Ed Zebrowski is the director of NSAC. "Our job is to collect all the data on the operating experience of the nation's reactors, analyze it, and feed back the analysis into the system . . . a jungle telegraph that operates every day, rather than once every three months," he explains.
The purpose of NSAC is to correct a disturbing problem found by members of the presidential commission: There were accidents prior to Three Mile Island that went almost unnoticed and completely uncorrected by the industry or the NRC.
NSAC has analyzed the TMI accident intensively. And in February, when the Crystal River nuclear power plant in Florida was shut down because of electrical problems and a coolant leak, it sent in a team. Within two weeks it had composed a report that was distributed to all nuclear reactor operators.
"A few years ago Crystal River would have gone almost without notice," Dr. Zebrowski points out.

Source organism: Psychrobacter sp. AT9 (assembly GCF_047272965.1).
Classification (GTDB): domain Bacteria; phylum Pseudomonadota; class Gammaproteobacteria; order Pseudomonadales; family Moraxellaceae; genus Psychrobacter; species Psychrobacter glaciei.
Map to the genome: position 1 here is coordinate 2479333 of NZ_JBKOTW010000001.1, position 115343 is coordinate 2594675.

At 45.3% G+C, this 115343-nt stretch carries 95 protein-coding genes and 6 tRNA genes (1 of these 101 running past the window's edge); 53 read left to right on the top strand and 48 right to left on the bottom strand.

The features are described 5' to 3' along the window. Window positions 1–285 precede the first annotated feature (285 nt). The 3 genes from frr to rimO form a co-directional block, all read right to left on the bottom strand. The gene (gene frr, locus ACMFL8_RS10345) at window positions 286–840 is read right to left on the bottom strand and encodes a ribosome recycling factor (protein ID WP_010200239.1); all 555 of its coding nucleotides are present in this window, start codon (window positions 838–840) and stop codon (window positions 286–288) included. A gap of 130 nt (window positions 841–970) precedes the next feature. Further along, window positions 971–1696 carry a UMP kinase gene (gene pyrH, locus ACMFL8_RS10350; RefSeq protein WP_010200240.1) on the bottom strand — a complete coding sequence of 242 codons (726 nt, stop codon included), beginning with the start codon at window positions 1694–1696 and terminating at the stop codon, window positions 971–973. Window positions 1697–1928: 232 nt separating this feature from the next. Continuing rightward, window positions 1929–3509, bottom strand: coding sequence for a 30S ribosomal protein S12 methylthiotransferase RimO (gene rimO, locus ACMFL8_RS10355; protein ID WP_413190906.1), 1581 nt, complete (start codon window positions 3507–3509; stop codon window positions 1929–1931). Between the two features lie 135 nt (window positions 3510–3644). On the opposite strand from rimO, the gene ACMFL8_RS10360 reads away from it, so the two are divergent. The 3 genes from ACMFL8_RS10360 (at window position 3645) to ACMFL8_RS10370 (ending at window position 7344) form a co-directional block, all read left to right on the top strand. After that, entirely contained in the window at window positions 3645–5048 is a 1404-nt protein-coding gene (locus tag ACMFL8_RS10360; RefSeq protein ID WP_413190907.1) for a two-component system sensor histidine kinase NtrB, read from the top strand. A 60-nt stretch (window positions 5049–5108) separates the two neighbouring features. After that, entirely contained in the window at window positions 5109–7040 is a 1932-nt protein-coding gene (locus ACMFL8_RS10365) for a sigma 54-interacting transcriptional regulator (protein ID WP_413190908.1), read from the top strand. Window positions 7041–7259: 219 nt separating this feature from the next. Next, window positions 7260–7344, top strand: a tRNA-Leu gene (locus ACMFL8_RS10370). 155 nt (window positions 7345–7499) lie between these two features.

NSAC has also compiled a list potential problems for indepth study. At the top of this list is the failure of backup power and instruments, the cause of the Crystal River incident.
Another NSAC project is a special display panel that can be easily fitted into existing control rooms. It displays, side by side, 24 crucial readings that give " a comprehensive picture of the reactor's status," Dr. Zebrowski says. In normal operation, one-third of these are buried in the computer or physically unavailable to the operators.
"We have played through all manner of accidents and have found that [the display system] gives a clear view of system status," says the safety expert. Such a display would make it easier for operators to make the correct decisions in an emergency. The system could be wired into the NRC Emergency Response Center to provide up-to-date information to plant operators so they can't complain of being "blind men, stumbling in the dark," Dr. Zebrowski says.